Were Pepsi and Coke Just Forced into an Advertising Truce?
When Publicis Group SA merged with Omnicom Group Inc, the two couldn’t decide on which company to choose in the Pepsi Challenge, so they chose both.
Luckily, their choice was inconsequential, because now that the two advertising companies have merged, the new firm is responsible for both the Coca-Cola Company (NYSE:KO) and PepsiCo (NYSE:PEP). Now, the real question is: can these three really be one big happy family?
The heated rivalry between Coke and Pepsi is nothing new, and this advertising merger isn’t likely to change anything. Holding the number one and number two spot for the largest soda companies in the world, the two carbonation corporations are in a constant battle to roll out the latest tasty offering.
And while they don’t necessarily go at each other’s throats in marketing campaigns, they also don’t shy away from comparisons, as evidenced by the infamous Pepsi Challenge. Now, many consumers are anxious to see how the companies will work together to manage their consolidated advertising agencies.
But Publicis and Omnicom aren’t worried that the merger will scare off potential clients. One of the two men who will serve as the new firm’s co-CEO, Publicis’s Maurice Levy, explained, “I’m sure there are some competitors who’d very much like to see us losing some accounts. I don’t believe this is something that will be significant.”
It’s no wonder that he thinks competitors will now view the merger as a major threat. Together, Publicis and Omnicom’s business will unite each of the company’s solid foundation of clients, and will amass close to $23 billion in sales. This will help the group grow its clout in the advertising market, where it can command with its expanded budget and extended client base.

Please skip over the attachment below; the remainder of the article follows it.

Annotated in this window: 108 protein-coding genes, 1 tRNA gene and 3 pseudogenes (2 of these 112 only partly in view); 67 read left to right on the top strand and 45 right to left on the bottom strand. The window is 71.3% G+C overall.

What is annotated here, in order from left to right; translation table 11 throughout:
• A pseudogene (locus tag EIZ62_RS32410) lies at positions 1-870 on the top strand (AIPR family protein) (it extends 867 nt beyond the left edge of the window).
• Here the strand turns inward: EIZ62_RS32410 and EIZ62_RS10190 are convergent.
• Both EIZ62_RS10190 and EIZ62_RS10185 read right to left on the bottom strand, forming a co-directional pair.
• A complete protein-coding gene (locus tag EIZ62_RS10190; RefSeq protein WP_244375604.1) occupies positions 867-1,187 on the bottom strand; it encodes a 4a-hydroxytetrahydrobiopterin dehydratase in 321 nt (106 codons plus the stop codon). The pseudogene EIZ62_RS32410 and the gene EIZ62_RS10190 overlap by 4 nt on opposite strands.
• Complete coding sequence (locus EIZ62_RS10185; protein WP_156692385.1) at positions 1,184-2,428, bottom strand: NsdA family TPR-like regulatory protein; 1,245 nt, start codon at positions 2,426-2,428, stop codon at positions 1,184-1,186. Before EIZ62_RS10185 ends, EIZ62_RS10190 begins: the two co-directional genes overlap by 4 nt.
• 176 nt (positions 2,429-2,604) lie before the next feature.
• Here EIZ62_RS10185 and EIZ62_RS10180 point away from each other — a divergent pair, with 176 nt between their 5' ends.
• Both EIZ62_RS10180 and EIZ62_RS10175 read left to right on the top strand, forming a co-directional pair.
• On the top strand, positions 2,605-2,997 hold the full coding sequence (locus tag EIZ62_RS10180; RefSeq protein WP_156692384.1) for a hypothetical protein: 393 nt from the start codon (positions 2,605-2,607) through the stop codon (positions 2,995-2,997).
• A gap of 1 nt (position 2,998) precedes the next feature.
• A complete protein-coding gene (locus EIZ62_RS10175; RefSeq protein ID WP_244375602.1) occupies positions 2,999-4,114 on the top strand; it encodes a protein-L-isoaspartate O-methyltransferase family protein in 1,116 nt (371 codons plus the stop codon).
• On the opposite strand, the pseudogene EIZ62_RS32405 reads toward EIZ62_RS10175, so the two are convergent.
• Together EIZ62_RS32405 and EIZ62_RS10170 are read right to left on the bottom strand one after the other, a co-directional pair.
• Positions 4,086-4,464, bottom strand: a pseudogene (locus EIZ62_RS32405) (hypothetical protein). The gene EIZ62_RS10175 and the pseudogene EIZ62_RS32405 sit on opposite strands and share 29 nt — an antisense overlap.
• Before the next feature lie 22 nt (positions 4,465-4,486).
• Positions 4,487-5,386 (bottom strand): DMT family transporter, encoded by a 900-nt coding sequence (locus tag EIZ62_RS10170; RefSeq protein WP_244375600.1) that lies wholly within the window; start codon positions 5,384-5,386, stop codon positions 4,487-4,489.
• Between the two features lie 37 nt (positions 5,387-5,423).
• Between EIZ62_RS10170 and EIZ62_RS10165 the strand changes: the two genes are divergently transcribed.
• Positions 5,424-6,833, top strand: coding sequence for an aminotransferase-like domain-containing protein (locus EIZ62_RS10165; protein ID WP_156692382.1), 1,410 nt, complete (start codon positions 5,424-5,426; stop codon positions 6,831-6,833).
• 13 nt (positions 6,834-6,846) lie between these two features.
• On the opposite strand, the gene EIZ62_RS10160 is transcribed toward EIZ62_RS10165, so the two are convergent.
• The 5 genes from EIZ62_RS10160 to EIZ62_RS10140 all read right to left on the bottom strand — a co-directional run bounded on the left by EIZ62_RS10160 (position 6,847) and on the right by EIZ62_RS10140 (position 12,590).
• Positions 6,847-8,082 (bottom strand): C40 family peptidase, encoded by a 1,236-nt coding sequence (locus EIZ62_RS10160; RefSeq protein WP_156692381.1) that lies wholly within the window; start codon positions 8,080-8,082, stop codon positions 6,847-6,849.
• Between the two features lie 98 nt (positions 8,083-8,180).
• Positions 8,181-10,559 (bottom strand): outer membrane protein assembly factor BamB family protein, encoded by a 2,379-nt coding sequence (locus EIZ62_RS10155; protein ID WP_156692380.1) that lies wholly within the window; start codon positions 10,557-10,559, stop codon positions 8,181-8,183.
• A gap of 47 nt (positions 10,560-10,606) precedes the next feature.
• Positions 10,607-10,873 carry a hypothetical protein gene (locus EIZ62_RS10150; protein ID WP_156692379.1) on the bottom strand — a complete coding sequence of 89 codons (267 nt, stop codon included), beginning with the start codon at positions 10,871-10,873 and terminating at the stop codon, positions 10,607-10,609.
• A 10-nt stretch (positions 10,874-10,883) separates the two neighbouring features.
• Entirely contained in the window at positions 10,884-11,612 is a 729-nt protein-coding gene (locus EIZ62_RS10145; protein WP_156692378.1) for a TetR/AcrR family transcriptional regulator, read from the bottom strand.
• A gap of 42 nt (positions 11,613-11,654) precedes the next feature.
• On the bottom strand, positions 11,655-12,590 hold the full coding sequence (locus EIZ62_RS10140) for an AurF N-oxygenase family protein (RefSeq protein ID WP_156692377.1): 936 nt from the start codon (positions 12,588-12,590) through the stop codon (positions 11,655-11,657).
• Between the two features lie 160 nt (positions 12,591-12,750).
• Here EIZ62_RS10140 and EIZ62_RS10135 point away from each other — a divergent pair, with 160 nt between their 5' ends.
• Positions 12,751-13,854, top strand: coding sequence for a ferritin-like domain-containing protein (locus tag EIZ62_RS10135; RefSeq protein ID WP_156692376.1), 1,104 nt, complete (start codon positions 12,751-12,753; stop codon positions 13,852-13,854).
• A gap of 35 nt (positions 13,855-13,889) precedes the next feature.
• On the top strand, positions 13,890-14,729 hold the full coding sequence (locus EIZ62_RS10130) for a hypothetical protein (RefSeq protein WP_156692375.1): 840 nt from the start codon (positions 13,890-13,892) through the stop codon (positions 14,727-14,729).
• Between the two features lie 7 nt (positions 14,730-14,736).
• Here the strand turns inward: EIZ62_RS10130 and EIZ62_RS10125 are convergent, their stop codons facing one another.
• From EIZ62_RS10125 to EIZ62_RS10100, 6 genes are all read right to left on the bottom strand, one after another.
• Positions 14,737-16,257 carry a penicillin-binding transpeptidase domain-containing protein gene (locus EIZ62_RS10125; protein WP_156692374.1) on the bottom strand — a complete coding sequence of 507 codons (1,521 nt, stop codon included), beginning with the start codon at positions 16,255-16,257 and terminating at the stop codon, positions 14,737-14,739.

In addition, ad space will no longer ever be a problem — a beneficial trade off that many of the firm’s competing clients will have to accept, now that they’re all working under the same roof. Not only will the firm handle both Coke and Pepsi’s advertising, but AT&T (NYSE:T), Verizon Communications’s (NYSE:VZ) Verizon Wireless, Sprint Corp (NYSE:S), and T-Mobile US will all also fall under Publicis Omnicom Group.
So how is the world’s largest advertising company swinging this large-scale client consolidation? One word: walls. Bloomberg explains that ad companies are used to creating agency networks within their corporations, to keep ad campaigns private and separate from other competing marketing strategies. Omnicom and Publicis will each have at least three, and the firm promises that no secrets will get passed between these “Chinese walls.”
So far, it seems as though everyone is on board, as Levy maintains that his company has yet to lose a client. It’ll be interesting for all to see how the firm can manage these competing advertisers, but one thing’s for sure — it now has a new kind of Pepsi Challenge on its hands.